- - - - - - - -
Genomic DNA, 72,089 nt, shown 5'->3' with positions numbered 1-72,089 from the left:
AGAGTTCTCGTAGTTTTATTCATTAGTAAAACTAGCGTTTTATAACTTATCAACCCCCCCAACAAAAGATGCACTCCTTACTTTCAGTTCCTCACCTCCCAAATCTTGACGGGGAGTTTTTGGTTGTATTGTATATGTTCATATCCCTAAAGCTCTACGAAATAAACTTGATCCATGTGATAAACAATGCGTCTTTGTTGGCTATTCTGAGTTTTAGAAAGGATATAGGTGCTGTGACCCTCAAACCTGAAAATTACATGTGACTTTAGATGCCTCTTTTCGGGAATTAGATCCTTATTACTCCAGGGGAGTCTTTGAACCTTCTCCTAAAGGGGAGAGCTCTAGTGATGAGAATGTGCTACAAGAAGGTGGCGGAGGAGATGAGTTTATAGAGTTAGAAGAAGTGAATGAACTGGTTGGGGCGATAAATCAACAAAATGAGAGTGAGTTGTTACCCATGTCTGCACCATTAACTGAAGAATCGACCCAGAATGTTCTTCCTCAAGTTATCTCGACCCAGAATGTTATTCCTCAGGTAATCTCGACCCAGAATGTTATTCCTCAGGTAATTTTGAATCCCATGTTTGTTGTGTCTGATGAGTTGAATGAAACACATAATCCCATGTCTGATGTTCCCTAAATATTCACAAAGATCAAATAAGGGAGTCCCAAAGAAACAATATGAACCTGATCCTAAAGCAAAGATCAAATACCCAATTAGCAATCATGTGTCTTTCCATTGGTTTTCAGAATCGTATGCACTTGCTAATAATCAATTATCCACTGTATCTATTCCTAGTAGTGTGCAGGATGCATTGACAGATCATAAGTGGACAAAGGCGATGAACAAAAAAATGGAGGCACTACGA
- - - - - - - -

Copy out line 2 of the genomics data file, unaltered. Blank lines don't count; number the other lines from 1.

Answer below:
AGAGTTCTCGTAGTTTTATTCATTAGTAAAACTAGCGTTTTATAACTTATCAACCCCCCCAACAAAAGATGCACTCCTTACTTTCAGTTCCTCACCTCCCAAATCTTGACGGGGAGTTTTTGGTTGTATTGTATATGTTCATATCCCTAAAGCTCTACGAAATAAACTTGATCCATGTGATAAACAATGCGTCTTTGTTGGCTATTCTGAGTTTTAGAAAGGATATAGGTGCTGTGACCCTCAAACCTGAAAATTACATGTGACTTTAGATGCCTCTTTTCGGGAATTAGATCCTTATTACTCCAGGGGAGTCTTTGAACCTTCTCCTAAAGGGGAGAGCTCTAGTGATGAGAATGTGCTACAAGAAGGTGGCGGAGGAGATGAGTTTATAGAGTTAGAAGAAGTGAATGAACTGGTTGGGGCGATAAATCAACAAAATGAGAGTGAGTTGTTACCCATGTCTGCACCATTAACTGAAGAATCGACCCAGAATGTTCTTCCTCAAGTTATCTCGACCCAGAATGTTATTCCTCAGGTAATCTCGACCCAGAATGTTATTCCTCAGGTAATTTTGAATCCCATGTTTGTTGTGTCTGATGAGTTGAATGAAACACATAATCCCATGTCTGATGTTCCCTAAATATTCACAAAGATCAAATAAGGGAGTCCCAAAGAAACAATATGAACCTGATCCTAAAGCAAAGATCAAATACCCAATTAGCAATCATGTGTCTTTCCATTGGTTTTCAGAATCGTATGCACTTGCTAATAATCAATTATCCACTGTATCTATTCCTAGTAGTGTGCAGGATGCATTGACAGATCATAAGTGGACAAAGGCGATGAACAAAAAAATGGAGGCACTACGA